Monday, January 11, 2010

Is Avatar Racist?

Liberal Racism in Movies Has Been Around Since Tarzan.
By Michael P. Tremoglie
Tremoglie's Tea Time Blog

Is the record setting movie by writer/director James Cameron, "Avatar," racist?

According to the AP, some think so. Avatar is said by some to contain racist ideas. Why? Because a white hero saves the natives - people of a different skin color.

Although, I haven't seen the movie, from what I have read about it, this seems plausible. Avatar seems to be propagating the same liberal racism that has existed in movies for years. From what I have observed this has been the case since at least the Tarzan movies of the 1930's. Indeed, that is why I call it "The Tarzan Syndrome."

The Avatar movie seems to be very much like the old Tarzan movies. The Avatar protagonist is like Tarzan. Tarzan is a white man who protects the blacks from the evil white supremacists who come to exploit the African native's land and people. (It was a perfect metaphor for the white abolitionists in the American South after the Civil War.)

Avatar's hero, a white man, protects the blue skinned natives from white industrialists. They are trying to exploit the land and people as well.

So Cameron, isn't trodding new ground here.

This, after all, is how liberals see themselves. They think they're more enlightened on racial and humanitarian issues then the average white person - the rest of us - who are essentially benighted, ignorant racists.

Cameron probably doesn't realize he is doing this. He is a liberal. His movies contain liberal stereotypes.

His other blockbuster, "Titanic," was rife with antiquated liberal stereotypes. There were the obligatory classist scenes of wealthy and privileged people saving themselves at the expense of the poor classes.

It didn't matter to Cameron that some of the wealthiest people in the world were killed on the Titanic. It also didn't matter that according to the data - and to a board of inquiry - there was no evidence that poorer people were kept from abandoning the ship.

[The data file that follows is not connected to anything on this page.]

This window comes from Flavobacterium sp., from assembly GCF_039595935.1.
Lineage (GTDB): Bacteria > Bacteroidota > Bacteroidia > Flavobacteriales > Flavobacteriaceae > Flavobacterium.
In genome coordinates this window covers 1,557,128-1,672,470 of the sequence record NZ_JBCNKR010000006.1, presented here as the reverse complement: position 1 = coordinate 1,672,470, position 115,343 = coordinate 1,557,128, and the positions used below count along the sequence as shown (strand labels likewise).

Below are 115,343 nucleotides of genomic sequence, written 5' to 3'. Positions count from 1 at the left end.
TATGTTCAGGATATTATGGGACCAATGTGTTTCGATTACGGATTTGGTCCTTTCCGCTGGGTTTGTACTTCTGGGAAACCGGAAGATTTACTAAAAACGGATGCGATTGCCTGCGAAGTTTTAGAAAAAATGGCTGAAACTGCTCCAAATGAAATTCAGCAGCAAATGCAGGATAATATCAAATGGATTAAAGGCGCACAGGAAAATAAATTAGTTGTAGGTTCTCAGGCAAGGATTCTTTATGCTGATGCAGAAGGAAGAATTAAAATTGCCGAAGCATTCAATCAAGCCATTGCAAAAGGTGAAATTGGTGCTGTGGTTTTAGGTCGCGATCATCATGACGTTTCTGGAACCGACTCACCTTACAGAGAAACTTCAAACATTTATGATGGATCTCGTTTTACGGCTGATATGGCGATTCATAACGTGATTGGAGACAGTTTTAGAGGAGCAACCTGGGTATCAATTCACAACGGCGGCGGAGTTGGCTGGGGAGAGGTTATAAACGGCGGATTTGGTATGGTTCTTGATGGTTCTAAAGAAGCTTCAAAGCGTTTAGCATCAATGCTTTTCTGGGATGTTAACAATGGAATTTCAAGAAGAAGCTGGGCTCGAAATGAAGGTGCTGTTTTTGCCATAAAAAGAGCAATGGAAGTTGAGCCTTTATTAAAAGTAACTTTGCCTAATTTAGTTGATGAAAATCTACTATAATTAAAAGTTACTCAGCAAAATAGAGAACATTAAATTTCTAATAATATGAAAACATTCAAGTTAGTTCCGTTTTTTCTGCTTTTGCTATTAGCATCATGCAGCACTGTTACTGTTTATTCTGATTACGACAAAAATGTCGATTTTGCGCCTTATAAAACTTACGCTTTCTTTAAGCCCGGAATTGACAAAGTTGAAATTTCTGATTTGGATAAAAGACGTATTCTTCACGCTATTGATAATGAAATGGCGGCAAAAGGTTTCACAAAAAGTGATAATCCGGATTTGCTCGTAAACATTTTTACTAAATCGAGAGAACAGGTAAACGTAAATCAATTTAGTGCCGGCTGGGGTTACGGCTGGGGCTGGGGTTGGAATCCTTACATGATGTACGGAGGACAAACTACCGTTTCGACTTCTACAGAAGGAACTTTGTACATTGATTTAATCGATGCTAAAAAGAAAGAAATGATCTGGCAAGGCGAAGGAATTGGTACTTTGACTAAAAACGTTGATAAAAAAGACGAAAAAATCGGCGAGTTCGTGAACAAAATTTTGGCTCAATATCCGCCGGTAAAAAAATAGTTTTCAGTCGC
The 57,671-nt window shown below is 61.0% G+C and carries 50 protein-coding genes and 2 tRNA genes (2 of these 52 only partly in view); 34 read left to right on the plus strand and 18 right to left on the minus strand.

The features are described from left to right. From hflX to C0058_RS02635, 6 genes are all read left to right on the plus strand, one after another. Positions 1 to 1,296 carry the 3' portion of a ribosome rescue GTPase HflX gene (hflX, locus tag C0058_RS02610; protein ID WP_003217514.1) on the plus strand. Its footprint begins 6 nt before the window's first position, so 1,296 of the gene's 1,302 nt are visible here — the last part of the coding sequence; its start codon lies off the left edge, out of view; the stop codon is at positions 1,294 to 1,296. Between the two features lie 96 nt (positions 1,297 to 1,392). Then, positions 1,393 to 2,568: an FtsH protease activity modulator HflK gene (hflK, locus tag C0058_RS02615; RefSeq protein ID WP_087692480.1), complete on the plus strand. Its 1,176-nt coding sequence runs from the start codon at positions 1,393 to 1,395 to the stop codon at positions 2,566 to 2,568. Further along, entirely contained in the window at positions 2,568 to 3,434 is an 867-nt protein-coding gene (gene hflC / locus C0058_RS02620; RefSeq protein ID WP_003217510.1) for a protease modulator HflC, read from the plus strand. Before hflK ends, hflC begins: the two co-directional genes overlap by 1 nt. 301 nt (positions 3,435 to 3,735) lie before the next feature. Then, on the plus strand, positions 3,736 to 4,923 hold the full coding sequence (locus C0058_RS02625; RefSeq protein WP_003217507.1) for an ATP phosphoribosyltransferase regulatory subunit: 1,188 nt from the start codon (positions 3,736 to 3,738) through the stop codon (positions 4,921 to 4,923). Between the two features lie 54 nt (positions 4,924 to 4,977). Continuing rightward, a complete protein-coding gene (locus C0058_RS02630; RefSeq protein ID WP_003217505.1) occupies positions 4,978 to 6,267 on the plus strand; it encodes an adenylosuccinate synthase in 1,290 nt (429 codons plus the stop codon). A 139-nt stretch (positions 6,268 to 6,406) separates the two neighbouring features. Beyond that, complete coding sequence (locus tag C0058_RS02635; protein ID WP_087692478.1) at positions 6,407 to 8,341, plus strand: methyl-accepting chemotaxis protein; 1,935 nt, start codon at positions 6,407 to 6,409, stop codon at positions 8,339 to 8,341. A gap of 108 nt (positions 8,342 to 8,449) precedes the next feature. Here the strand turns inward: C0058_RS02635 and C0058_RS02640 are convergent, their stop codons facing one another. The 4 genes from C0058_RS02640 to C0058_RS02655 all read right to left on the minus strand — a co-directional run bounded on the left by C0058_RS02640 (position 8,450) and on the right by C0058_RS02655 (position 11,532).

However, demonizing wealthy people sells more movie tickets than telling the truth. Besides, it comports with limousine liberal worldview.

Returning to Cameron's Avatar, according the AP, "Since the film opened to widespread critical acclaim three weeks ago, hundreds of blog posts, newspaper articles, tweets and YouTube videos have made claims such as that the film is "a fantasy about race told from the point of view of white people" and reinforces "the white Messiah fable."

The AP cites Anna lee Newts, editor-in-chief of the sci-fi Web site, comparing "Avatar" to the recent films in which a white men become alien Messiahs.

The AP quotes Newts, who is white, as writing, "Main white characters realize that they are complicit in a system which is destroying aliens, AKA people of color ... (then) go beyond assimilation and become leaders of the people they once oppressed...When will whites stop making these movies and start thinking about race in a new way?"

Writer/director Cameron, who is white, said in an e-mail to The Associated Press that his film "asks us to open our eyes and truly see others, respecting them even though they are different, in the hope that we may find a way to prevent conflict and live more harmoniously on this world. I hardly think that is a racist message."

Mr. Cameron, you can't see the forest because of the trees.

1 comment:

  1. So true. But a few things come to mind. Foremost, that the movie was a two-hour video game for underdeveloped adults (and the cultural analysis probably hits a brick wall here). Second, that the story is kind of just a plot vehicle marketed for our times (resonances of Iraq-war politics). The plot has been used a hundred times before; Costner's "Dances with Wolves" always springs to mind. From a marketing angle, it is to Cameron's savviness to have toyed with popular political identities in order to generate nontraversy around his movie---its basically free advertising for a two hour children's movie. The the racism of the allegory is surely there, but in a way its just superficial. It's just the commodity that was needed to further the movie's marketing campaign.

    The most offensive thing about the movie (missed by liberals and conservatives alike) is that it propagates the highly consumerist ideology of parasitically taking someone else's identity, or assuming an identity that isn't really one's own. The thing about these becoming-the-other allegories is that they almost always co-opt the other and erase "the other" entirely---that is their function for a consumerist society, afterall, because "the other" is really just a symbol of a consumer society's perpetual sense of inauthenticity.